It might be a new era for Kings principal owner Vivek Ranadive and general manager Pete D’Alessandro, but for Kings fans this has become a tiring spring ritual:
For the eighth consecutive season, the Kings will stagger across the regular-season finish line Wednesday, clutching airline tickets long ago punched for summer vacation instead of a trip to the playoffs.
While fans of 16 other NBA teams can look forward to exciting best-of-seven playoff series, Kings fans are left rubbing their rabbit’s foot in hopes a purple ping-pong ball finally bounces into the No. 1 spot at the draft lottery May 20.
But as usual, the Kings will draw the fifth or seventh pick for the June 26 draft and select a one-and-done college star who will give fans high hopes and little results next season.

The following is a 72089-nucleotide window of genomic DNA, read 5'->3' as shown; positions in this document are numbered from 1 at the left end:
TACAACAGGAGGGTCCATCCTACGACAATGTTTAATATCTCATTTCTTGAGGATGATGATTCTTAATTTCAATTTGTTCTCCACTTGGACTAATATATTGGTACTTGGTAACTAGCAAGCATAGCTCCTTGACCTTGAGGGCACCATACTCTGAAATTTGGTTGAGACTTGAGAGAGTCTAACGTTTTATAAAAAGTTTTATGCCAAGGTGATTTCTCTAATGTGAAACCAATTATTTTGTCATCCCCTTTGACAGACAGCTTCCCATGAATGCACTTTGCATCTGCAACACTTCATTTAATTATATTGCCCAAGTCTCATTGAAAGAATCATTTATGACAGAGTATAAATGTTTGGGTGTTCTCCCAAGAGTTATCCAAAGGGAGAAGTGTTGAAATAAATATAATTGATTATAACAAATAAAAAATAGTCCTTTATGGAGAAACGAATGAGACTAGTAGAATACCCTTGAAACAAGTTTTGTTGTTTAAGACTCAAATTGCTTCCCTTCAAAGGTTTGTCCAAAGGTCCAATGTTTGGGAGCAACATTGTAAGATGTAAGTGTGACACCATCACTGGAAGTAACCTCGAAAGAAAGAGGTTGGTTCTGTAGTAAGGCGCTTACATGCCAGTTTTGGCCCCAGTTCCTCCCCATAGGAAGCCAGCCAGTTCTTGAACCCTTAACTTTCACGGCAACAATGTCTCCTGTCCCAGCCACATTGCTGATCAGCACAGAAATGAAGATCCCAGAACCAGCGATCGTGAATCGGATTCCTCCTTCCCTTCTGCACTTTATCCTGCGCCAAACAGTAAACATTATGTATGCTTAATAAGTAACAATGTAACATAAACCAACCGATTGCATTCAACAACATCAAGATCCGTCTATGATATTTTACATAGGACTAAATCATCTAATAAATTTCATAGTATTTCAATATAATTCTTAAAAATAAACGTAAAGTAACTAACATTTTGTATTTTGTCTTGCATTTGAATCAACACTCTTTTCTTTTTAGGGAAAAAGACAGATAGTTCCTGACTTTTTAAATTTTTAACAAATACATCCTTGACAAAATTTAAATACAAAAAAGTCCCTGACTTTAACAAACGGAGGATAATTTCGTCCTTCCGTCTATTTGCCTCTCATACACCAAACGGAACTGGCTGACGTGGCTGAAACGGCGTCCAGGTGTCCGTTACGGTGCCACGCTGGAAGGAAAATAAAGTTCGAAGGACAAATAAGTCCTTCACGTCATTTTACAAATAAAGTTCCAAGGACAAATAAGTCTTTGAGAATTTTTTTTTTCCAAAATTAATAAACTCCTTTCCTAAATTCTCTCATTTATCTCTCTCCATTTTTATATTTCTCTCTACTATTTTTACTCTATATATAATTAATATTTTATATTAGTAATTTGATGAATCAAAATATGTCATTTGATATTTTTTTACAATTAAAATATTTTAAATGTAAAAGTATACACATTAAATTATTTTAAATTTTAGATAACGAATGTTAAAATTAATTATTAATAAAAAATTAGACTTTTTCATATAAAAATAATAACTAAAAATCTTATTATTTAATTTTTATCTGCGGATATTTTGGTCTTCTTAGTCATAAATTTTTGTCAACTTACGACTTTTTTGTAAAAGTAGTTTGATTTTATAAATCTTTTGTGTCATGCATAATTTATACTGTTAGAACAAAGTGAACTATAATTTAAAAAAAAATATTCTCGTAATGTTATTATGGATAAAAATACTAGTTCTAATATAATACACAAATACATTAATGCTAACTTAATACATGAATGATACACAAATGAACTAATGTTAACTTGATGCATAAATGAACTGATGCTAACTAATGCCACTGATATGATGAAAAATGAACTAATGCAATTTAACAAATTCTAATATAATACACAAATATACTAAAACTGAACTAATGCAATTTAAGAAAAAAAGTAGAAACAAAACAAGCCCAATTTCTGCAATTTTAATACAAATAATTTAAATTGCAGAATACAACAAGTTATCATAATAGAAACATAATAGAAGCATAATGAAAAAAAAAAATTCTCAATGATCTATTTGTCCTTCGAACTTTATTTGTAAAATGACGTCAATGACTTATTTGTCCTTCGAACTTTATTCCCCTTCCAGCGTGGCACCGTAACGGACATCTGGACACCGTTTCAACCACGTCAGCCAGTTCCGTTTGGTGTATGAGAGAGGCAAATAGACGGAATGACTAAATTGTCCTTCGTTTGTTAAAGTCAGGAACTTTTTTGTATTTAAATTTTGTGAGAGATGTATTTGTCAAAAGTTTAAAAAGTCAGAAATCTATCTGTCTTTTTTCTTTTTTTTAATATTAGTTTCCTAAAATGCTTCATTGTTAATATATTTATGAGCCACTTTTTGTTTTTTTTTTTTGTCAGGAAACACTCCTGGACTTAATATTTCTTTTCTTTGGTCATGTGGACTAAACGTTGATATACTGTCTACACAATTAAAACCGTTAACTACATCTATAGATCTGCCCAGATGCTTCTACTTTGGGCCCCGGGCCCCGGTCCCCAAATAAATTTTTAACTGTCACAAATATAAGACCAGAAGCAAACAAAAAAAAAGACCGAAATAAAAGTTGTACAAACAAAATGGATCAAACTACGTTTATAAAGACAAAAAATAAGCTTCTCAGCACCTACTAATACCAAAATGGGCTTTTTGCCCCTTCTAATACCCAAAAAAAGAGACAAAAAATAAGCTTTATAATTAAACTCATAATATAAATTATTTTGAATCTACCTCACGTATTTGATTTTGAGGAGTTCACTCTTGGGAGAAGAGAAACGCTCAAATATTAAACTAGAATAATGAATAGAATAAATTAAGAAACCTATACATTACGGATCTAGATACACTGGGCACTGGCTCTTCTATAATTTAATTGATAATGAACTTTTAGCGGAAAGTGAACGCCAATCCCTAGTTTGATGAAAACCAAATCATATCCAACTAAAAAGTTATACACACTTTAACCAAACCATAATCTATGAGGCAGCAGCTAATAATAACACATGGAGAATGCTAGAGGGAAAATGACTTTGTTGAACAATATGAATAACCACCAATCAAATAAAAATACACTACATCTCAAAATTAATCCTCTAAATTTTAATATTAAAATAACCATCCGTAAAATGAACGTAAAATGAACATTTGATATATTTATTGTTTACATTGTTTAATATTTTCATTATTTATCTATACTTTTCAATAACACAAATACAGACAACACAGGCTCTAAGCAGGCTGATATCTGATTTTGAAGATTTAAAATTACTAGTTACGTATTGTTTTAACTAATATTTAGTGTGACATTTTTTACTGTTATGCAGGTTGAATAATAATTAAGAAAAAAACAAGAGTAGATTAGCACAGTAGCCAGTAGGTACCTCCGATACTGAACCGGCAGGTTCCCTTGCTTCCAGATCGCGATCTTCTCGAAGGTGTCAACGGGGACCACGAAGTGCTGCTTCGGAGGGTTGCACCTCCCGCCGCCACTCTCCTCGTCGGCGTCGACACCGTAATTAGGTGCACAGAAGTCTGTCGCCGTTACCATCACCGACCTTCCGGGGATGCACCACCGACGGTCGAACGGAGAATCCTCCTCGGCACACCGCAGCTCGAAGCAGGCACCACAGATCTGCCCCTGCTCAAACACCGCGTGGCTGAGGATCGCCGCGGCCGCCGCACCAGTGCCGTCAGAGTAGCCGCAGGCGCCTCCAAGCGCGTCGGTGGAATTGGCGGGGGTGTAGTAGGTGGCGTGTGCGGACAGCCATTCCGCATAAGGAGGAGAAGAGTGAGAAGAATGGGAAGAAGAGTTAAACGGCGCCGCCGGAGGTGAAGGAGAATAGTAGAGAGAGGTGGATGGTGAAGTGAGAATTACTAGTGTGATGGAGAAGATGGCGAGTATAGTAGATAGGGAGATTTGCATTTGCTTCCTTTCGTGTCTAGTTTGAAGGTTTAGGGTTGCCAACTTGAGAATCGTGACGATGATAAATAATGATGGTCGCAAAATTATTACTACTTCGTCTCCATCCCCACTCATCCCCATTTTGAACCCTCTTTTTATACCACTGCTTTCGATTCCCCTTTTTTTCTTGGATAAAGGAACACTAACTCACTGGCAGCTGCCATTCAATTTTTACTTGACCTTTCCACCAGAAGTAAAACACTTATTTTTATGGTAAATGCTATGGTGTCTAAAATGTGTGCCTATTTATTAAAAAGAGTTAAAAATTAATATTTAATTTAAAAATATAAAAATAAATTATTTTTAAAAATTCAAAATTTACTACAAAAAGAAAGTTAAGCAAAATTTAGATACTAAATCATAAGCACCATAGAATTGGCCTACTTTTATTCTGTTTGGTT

DeMarcus Cousins, who will begin his new four-year contract that essentially gives him 62 million reasons to continue to act like a playground bully, will continue to improve but still produce more headaches than victories, and the Kings will finish a ninth straight season out of the playoffs and have their fans again reaching for the rabbit’s foot.
And the wheels on the Kings’ bus go round and round, round and round, all decade long ...
That is if Ranadive and D’Alessandro don’t right this ship now, not when the doors to the new arena open.
The Kings turned the franchise around once in 1998 by making a bold offseason trade and free-agent acquisition that brought Chris Webber and Vlade Divac, respectively, to Sacramento. The moves triggered a stretch of eight consecutive playoff seasons and nearly an NBA championship.
If the Kings want to end this eight-year cycle of losing, such bold moves are needed again.
Rubbing a rabbit’s foot and drafting one-and-done college stars isn’t working.